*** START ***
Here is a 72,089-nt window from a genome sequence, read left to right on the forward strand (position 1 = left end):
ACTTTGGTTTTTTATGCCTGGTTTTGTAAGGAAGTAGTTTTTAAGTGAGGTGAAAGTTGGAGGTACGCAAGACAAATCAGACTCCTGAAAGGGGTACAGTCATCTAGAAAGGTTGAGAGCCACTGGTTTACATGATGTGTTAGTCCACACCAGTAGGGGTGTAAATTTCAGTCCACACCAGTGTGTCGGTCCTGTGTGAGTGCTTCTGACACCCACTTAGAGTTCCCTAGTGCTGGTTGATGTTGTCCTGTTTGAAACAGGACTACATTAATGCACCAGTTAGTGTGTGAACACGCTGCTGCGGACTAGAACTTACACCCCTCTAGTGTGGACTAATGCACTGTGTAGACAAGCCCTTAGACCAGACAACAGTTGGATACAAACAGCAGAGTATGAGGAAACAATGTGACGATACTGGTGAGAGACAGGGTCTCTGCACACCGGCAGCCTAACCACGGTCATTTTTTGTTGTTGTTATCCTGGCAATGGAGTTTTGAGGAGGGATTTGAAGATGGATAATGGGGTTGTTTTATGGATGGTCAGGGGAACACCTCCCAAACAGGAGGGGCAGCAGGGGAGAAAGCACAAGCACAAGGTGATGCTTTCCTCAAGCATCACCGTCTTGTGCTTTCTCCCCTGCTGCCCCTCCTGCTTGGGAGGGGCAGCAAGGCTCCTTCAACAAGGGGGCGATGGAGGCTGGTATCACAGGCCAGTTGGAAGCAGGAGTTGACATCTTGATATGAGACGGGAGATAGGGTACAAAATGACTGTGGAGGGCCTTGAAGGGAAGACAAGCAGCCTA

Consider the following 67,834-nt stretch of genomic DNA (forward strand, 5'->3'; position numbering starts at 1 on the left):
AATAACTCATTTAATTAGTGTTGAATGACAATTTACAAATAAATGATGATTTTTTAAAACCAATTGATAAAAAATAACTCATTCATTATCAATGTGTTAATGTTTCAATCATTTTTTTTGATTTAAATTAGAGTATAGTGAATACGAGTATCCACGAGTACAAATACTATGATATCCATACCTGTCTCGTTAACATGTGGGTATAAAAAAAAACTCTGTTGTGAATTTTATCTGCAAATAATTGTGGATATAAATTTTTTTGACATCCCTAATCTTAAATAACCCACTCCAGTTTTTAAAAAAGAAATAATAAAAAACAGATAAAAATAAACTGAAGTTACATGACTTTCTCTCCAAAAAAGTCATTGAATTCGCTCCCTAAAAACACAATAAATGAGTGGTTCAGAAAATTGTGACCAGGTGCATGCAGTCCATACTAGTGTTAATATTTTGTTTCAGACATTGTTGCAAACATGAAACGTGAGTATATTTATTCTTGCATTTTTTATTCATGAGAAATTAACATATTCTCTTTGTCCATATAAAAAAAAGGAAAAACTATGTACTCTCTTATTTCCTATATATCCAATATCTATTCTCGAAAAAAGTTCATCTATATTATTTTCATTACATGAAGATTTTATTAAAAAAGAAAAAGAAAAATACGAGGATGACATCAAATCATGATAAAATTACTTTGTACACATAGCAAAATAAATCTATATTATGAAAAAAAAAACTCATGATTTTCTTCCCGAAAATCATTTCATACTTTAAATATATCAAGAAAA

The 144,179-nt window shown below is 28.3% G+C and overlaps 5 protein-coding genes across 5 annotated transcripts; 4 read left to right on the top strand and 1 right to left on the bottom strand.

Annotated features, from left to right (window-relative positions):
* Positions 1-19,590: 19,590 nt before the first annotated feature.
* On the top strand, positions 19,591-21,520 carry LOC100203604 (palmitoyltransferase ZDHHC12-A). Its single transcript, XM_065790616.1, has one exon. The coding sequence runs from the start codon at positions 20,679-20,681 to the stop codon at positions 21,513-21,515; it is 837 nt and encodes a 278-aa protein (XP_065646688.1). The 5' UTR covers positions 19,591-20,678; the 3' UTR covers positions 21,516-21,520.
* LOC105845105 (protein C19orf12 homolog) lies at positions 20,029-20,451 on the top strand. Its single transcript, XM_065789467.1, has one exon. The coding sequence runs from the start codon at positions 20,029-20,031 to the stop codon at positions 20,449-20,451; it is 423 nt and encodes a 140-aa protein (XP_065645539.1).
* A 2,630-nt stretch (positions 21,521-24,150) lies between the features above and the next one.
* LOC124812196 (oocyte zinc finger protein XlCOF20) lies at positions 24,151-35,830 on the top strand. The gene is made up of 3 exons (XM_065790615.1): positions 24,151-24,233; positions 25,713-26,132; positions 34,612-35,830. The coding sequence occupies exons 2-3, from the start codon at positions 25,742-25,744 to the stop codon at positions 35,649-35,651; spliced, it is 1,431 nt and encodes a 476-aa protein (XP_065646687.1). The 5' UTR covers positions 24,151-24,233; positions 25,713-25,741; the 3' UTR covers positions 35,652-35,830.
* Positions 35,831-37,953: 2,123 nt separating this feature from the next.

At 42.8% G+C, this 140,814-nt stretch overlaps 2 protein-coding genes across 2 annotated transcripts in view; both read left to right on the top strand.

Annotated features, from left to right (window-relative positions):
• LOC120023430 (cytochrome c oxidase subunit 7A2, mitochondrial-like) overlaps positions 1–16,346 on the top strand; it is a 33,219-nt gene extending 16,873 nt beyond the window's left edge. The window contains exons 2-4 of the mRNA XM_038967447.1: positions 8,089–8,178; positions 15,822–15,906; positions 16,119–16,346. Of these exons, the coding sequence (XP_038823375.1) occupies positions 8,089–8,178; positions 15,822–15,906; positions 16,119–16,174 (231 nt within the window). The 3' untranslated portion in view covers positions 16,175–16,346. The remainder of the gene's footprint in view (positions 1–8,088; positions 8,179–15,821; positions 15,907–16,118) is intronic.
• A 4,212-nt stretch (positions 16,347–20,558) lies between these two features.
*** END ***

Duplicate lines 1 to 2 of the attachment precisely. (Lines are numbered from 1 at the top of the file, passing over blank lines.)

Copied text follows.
Here is a 72,089-nt window from a genome sequence, read left to right on the forward strand (position 1 = left end):
ACTTTGGTTTTTTATGCCTGGTTTTGTAAGGAAGTAGTTTTTAAGTGAGGTGAAAGTTGGAGGTACGCAAGACAAATCAGACTCCTGAAAGGGGTACAGTCATCTAGAAAGGTTGAGAGCCACTGGTTTACATGATGTGTTAGTCCACACCAGTAGGGGTGTAAATTTCAGTCCACACCAGTGTGTCGGTCCTGTGTGAGTGCTTCTGACACCCACTTAGAGTTCCCTAGTGCTGGTTGATGTTGTCCTGTTTGAAACAGGACTACATTAATGCACCAGTTAGTGTGTGAACACGCTGCTGCGGACTAGAACTTACACCCCTCTAGTGTGGACTAATGCACTGTGTAGACAAGCCCTTAGACCAGACAACAGTTGGATACAAACAGCAGAGTATGAGGAAACAATGTGACGATACTGGTGAGAGACAGGGTCTCTGCACACCGGCAGCCTAACCACGGTCATTTTTTGTTGTTGTTATCCTGGCAATGGAGTTTTGAGGAGGGATTTGAAGATGGATAATGGGGTTGTTTTATGGATGGTCAGGGGAACACCTCCCAAACAGGAGGGGCAGCAGGGGAGAAAGCACAAGCACAAGGTGATGCTTTCCTCAAGCATCACCGTCTTGTGCTTTCTCCCCTGCTGCCCCTCCTGCTTGGGAGGGGCAGCAAGGCTCCTTCAACAAGGGGGCGATGGAGGCTGGTATCACAGGCCAGTTGGAAGCAGGAGTTGACATCTTGATATGAGACGGGAGATAGGGTACAAAATGACTGTGGAGGGCCTTGAAGGGAAGACAAGCAGCCTA